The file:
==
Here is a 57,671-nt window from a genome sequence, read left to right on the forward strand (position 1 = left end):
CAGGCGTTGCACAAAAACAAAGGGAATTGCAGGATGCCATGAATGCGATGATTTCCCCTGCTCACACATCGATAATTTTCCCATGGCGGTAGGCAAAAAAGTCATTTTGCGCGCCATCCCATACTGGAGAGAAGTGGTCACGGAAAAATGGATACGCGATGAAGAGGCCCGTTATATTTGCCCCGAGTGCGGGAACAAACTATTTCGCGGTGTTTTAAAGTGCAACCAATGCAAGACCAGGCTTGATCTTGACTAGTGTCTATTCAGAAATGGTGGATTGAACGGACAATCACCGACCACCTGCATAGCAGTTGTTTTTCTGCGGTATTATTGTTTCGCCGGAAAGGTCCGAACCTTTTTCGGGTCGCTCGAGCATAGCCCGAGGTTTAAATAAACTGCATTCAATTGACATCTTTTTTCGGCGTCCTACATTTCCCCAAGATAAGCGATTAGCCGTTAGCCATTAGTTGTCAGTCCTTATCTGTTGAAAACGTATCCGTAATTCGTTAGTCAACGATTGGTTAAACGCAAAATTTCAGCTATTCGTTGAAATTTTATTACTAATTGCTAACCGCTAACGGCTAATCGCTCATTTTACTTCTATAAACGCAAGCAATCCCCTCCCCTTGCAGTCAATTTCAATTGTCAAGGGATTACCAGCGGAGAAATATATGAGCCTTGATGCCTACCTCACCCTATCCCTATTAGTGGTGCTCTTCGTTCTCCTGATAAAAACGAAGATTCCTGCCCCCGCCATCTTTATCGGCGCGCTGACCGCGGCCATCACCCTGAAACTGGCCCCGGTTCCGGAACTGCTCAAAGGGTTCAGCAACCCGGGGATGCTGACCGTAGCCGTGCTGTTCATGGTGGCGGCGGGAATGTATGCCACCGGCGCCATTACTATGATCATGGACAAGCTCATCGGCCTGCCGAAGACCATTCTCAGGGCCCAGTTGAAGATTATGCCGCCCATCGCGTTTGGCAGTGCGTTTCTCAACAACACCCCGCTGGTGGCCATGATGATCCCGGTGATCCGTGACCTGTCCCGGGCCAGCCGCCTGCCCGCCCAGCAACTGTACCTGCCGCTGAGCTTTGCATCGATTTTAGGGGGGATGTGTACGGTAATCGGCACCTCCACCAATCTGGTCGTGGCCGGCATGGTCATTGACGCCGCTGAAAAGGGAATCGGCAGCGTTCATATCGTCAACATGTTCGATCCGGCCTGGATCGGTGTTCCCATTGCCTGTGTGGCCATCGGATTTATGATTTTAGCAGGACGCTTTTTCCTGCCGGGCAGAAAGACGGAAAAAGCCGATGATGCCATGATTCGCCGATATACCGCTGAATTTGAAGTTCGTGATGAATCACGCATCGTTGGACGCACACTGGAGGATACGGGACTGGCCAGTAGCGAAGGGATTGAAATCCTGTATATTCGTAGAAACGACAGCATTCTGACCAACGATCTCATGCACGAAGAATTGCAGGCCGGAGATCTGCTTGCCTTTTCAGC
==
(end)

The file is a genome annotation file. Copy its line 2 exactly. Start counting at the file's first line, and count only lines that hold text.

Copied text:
CAGGCGTTGCACAAAAACAAAGGGAATTGCAGGATGCCATGAATGCGATGATTTCCCCTGCTCACACATCGATAATTTTCCCATGGCGGTAGGCAAAAAAGTCATTTTGCGCGCCATCCCATACTGGAGAGAAGTGGTCACGGAAAAATGGATACGCGATGAAGAGGCCCGTTATATTTGCCCCGAGTGCGGGAACAAACTATTTCGCGGTGTTTTAAAGTGCAACCAATGCAAGACCAGGCTTGATCTTGACTAGTGTCTATTCAGAAATGGTGGATTGAACGGACAATCACCGACCACCTGCATAGCAGTTGTTTTTCTGCGGTATTATTGTTTCGCCGGAAAGGTCCGAACCTTTTTCGGGTCGCTCGAGCATAGCCCGAGGTTTAAATAAACTGCATTCAATTGACATCTTTTTTCGGCGTCCTACATTTCCCCAAGATAAGCGATTAGCCGTTAGCCATTAGTTGTCAGTCCTTATCTGTTGAAAACGTATCCGTAATTCGTTAGTCAACGATTGGTTAAACGCAAAATTTCAGCTATTCGTTGAAATTTTATTACTAATTGCTAACCGCTAACGGCTAATCGCTCATTTTACTTCTATAAACGCAAGCAATCCCCTCCCCTTGCAGTCAATTTCAATTGTCAAGGGATTACCAGCGGAGAAATATATGAGCCTTGATGCCTACCTCACCCTATCCCTATTAGTGGTGCTCTTCGTTCTCCTGATAAAAACGAAGATTCCTGCCCCCGCCATCTTTATCGGCGCGCTGACCGCGGCCATCACCCTGAAACTGGCCCCGGTTCCGGAACTGCTCAAAGGGTTCAGCAACCCGGGGATGCTGACCGTAGCCGTGCTGTTCATGGTGGCGGCGGGAATGTATGCCACCGGCGCCATTACTATGATCATGGACAAGCTCATCGGCCTGCCGAAGACCATTCTCAGGGCCCAGTTGAAGATTATGCCGCCCATCGCGTTTGGCAGTGCGTTTCTCAACAACACCCCGCTGGTGGCCATGATGATCCCGGTGATCCGTGACCTGTCCCGGGCCAGCCGCCTGCCCGCCCAGCAACTGTACCTGCCGCTGAGCTTTGCATCGATTTTAGGGGGGATGTGTACGGTAATCGGCACCTCCACCAATCTGGTCGTGGCCGGCATGGTCATTGACGCCGCTGAAAAGGGAATCGGCAGCGTTCATATCGTCAACATGTTCGATCCGGCCTGGATCGGTGTTCCCATTGCCTGTGTGGCCATCGGATTTATGATTTTAGCAGGACGCTTTTTCCTGCCGGGCAGAAAGACGGAAAAAGCCGATGATGCCATGATTCGCCGATATACCGCTGAATTTGAAGTTCGTGATGAATCACGCATCGTTGGACGCACACTGGAGGATACGGGACTGGCCAGTAGCGAAGGGATTGAAATCCTGTATATTCGTAGAAACGACAGCATTCTGACCAACGATCTCATGCACGAAGAATTGCAGGCCGGAGATCTGCTTGCCTTTTCAGC